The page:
The eye shield on old school welding helmets have one setting: dark. Obviously this is intended to protect your eyes from the damaging and painful effects of exposure to the bright flare of a welding arc. When you’re welding, however, you often pause to grind or make cuts to the metal you’re working with, or interact with others in the welding shop or on the jobsite. And with an old school welding helmet, you have to lift up the visor, or totally remove the helmet to actually see.
The Auto-Darkening Welding Helmet Advantage
With an Auto-Darkening Helmet, the old school method of flipping the visor down or lifting it up is not necessary because the built-in eye shield sensor automatically recognizes variations between light and dark, relative to where the eye shield is focused. The auto-darkening control settings, however, are a bit more tricky than they might seem, but a few basic control settings tips will help you to make much better use of your auto-darkening welding helmet.
Basic Darkening Controls
Typically, auto-darkening helmets include three basic settings: shade, sensitivity and delay, and all settings range for 1 – 10.
Shade refers to the density of the darkening shield; 1 being almost clear glass, and 10 the completely dark, unless focused on the light of an active arc.
Sensitivity refers to the degree of light required to engage the shade: the brighter the light, the darker the shade.
Delay refers to the speed at which the shade engages once light is detected.
Control Setting Based on Location
In your average welding or fabrication shop setting, you would probably want to keep all settings closer to ten, as most dramatic shifts in light are usually created by the arc welding machine you’re working with.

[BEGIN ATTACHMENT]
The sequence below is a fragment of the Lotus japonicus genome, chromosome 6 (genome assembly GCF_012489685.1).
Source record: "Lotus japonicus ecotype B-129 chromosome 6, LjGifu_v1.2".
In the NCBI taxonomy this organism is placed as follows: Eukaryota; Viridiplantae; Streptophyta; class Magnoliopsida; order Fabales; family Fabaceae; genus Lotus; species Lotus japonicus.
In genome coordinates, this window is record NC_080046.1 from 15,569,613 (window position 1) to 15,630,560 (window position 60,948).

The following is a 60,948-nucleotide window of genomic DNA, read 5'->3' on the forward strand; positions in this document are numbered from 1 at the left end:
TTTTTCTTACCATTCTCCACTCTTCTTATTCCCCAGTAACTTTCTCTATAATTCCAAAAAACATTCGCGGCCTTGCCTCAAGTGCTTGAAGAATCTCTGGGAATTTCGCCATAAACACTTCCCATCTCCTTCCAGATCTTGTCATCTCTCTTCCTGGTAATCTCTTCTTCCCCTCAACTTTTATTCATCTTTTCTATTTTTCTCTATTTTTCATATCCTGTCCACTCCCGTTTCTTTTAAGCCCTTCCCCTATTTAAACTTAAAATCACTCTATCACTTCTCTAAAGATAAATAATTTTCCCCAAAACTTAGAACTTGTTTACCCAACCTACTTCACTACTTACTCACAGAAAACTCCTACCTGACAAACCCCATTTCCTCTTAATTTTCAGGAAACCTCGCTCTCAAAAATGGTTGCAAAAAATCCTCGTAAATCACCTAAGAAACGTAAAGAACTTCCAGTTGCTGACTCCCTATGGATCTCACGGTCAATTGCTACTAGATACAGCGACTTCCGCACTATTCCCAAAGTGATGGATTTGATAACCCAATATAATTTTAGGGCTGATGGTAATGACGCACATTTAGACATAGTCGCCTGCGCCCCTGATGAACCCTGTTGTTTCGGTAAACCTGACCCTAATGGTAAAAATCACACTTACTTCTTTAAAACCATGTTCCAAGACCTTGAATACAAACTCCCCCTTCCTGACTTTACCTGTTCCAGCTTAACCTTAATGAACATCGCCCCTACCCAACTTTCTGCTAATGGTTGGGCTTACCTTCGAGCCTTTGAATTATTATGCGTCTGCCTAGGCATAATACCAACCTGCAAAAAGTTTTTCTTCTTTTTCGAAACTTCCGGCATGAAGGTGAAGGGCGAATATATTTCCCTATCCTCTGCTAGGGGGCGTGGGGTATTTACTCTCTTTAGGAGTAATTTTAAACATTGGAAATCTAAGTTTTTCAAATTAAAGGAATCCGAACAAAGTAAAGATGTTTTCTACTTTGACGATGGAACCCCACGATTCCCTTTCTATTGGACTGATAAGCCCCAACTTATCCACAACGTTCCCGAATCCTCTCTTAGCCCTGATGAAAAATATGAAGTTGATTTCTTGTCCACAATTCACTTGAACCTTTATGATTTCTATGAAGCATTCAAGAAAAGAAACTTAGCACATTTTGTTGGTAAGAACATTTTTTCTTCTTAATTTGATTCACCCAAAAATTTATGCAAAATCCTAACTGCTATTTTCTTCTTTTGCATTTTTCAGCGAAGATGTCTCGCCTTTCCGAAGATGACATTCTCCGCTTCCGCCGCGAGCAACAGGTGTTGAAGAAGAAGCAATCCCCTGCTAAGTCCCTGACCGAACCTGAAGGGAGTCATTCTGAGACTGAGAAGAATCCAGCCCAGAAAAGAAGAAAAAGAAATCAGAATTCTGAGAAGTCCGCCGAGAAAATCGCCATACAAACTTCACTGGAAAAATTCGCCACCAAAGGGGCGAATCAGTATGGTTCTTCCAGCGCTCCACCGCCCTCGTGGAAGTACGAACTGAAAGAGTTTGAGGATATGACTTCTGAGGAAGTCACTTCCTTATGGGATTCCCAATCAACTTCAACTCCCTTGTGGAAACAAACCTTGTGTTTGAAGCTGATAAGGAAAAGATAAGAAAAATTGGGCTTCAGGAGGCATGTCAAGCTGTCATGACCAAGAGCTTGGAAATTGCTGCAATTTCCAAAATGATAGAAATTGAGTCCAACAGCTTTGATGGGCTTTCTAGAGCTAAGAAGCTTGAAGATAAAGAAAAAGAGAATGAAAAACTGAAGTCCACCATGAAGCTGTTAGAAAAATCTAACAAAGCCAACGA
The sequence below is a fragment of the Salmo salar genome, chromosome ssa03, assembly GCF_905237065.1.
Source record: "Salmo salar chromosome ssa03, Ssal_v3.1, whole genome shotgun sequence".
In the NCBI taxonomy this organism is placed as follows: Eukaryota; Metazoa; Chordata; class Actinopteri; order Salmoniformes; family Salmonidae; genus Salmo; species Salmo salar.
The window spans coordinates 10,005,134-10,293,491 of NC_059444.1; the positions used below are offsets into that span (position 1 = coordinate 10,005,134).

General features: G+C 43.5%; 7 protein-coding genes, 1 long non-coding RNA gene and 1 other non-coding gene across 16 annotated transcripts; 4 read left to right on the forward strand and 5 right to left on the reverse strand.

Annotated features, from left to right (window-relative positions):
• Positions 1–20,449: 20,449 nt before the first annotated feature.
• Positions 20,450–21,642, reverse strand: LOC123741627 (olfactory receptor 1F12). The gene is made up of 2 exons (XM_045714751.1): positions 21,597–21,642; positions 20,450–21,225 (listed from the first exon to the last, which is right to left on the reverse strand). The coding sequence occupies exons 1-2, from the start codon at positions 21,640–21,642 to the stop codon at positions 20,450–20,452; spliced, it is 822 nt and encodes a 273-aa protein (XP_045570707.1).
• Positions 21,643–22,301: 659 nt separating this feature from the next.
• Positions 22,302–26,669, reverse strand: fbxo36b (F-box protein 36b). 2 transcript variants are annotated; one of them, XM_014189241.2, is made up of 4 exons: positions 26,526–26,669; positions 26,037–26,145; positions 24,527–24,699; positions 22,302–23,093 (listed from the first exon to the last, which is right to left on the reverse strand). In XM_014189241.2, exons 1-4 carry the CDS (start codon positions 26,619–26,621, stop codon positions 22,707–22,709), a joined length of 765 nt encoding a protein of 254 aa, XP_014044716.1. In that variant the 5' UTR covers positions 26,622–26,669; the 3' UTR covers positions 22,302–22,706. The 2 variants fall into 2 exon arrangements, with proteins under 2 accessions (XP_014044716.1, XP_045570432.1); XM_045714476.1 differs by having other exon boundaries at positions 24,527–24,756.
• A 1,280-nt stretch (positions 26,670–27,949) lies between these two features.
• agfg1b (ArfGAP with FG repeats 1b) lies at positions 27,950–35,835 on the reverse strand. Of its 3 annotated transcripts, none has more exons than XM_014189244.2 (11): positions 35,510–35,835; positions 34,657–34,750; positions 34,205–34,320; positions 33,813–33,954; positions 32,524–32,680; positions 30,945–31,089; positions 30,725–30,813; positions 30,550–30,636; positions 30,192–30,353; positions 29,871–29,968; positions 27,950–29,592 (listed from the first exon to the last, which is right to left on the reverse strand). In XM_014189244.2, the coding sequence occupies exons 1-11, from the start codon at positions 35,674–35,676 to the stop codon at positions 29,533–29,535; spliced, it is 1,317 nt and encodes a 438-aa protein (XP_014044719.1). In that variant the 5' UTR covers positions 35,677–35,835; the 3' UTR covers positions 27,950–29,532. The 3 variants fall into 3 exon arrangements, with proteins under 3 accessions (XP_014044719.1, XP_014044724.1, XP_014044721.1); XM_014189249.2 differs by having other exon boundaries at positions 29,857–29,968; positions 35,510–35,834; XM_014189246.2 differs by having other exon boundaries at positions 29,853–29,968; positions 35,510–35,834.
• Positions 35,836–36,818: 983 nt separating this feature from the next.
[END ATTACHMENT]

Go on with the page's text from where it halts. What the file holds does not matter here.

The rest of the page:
But what if you’re working in a fabrication shop, manufacturing facility or industrial plant with a loading dock or bay doors adjacent to your work area? Or perhaps you’re working in the field on a construction project or jobsite? The sun is actually immeasurably darker than any arc light, and will affect an auto-darkening shield the same as an arc light.
So if you’re working in an environment with tons of natural light (sunlight), you probably want to reduce the sensitivity and delay settings, to avoid the shade engaging every time your eye shield happens to catch a ray of sunlight.
Another import factor to keep in mind is the degree of light intensity variation between different welding processes. Cutting torches, oxyacetylene welding equipment and lower voltage arc welders create much less intense light than higher voltage arc welding machines. Therefore, you will need to adjust the shading settings according to the intensity of the arc created by the welding machine you’re working with.
For more information, follow this link to an informative video on Auto-Darkening helmets.